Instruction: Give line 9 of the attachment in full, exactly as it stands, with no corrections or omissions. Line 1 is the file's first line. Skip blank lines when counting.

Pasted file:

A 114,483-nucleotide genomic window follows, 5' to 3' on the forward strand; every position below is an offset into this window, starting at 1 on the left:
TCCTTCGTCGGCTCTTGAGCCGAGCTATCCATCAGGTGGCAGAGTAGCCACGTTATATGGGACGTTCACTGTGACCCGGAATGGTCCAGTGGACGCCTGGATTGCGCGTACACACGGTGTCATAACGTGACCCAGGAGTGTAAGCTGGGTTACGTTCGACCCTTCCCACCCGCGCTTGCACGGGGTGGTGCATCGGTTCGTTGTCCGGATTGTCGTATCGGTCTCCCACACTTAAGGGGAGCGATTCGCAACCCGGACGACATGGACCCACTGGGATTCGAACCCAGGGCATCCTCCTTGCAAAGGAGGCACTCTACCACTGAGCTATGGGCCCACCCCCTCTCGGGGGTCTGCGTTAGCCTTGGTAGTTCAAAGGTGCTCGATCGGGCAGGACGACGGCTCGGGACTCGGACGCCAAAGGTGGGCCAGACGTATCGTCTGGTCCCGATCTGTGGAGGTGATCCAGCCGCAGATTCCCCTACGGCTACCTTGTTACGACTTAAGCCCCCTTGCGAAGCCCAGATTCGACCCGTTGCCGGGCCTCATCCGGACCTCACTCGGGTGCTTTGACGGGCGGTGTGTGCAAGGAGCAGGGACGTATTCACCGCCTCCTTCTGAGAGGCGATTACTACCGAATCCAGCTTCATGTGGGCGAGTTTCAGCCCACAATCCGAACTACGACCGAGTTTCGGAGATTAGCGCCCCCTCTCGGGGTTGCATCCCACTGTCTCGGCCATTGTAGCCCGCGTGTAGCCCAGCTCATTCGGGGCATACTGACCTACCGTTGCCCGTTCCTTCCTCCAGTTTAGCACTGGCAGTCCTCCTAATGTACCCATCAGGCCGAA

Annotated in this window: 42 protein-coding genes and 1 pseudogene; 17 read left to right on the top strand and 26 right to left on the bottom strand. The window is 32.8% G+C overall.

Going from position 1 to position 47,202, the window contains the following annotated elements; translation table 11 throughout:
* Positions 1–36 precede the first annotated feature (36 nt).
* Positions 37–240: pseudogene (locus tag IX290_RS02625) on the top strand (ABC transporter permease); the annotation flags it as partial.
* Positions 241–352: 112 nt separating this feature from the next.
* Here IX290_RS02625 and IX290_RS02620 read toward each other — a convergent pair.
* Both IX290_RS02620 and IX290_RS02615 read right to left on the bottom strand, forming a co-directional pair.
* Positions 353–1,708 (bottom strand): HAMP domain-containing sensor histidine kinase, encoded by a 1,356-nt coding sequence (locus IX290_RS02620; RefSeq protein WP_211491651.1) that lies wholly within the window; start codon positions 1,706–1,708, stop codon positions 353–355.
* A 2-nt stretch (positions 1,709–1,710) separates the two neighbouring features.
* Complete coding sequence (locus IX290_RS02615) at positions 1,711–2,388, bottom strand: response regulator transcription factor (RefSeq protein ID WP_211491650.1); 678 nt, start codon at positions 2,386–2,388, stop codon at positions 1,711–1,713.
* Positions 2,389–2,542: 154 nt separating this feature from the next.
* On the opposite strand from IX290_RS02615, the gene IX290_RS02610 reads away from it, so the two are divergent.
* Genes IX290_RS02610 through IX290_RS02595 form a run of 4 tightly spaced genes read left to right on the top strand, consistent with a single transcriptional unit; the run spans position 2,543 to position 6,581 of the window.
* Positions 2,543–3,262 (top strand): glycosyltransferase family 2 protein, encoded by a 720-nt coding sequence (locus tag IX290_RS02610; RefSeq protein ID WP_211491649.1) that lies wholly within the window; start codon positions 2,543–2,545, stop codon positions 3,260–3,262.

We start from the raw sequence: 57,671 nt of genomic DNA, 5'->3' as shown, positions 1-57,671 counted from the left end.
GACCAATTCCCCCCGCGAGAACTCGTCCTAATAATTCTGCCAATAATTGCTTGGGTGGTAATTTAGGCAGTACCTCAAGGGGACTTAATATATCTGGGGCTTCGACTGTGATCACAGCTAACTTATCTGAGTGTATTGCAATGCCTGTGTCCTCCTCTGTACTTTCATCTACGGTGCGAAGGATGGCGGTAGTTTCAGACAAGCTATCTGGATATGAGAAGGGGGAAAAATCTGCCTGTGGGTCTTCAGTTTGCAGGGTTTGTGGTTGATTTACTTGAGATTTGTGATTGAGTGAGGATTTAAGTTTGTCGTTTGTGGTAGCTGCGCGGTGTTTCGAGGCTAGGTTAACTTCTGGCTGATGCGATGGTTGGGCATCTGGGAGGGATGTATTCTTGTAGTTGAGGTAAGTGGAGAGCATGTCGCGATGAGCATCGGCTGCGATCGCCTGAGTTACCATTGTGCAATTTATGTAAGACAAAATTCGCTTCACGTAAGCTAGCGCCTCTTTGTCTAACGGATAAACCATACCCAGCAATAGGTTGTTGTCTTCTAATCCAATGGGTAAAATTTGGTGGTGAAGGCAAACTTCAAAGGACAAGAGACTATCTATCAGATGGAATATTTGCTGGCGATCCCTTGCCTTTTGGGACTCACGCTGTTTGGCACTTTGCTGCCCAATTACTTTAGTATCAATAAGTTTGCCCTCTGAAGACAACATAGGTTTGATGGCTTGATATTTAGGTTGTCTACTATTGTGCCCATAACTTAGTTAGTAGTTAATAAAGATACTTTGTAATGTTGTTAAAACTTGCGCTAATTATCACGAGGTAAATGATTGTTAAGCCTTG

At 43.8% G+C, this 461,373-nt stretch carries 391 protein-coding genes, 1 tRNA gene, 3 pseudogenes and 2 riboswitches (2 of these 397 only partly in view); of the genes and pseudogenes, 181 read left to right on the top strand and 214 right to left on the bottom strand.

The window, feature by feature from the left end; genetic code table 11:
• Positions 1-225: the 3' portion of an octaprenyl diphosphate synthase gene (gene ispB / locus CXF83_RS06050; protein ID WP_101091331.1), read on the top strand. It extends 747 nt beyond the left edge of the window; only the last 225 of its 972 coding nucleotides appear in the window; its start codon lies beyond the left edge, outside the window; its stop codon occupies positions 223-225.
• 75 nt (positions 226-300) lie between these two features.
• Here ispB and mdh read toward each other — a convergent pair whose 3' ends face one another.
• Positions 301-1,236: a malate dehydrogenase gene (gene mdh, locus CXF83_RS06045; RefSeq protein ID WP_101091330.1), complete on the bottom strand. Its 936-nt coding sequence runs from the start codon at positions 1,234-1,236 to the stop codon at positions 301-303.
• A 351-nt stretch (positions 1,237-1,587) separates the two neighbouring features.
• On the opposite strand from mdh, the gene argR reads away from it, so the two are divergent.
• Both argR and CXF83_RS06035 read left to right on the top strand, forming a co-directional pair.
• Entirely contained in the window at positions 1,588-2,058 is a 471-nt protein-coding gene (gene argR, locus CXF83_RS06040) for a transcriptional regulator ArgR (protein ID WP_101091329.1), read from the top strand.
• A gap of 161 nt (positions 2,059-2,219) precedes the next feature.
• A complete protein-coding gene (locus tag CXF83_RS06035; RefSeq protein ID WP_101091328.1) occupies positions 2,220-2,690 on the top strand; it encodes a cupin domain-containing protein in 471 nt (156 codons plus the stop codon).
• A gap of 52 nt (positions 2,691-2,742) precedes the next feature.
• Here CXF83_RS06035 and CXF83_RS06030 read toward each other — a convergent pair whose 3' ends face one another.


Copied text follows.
* Both IX290_RS02620 and IX290_RS02615 read right to left on the bottom strand, forming a co-directional pair.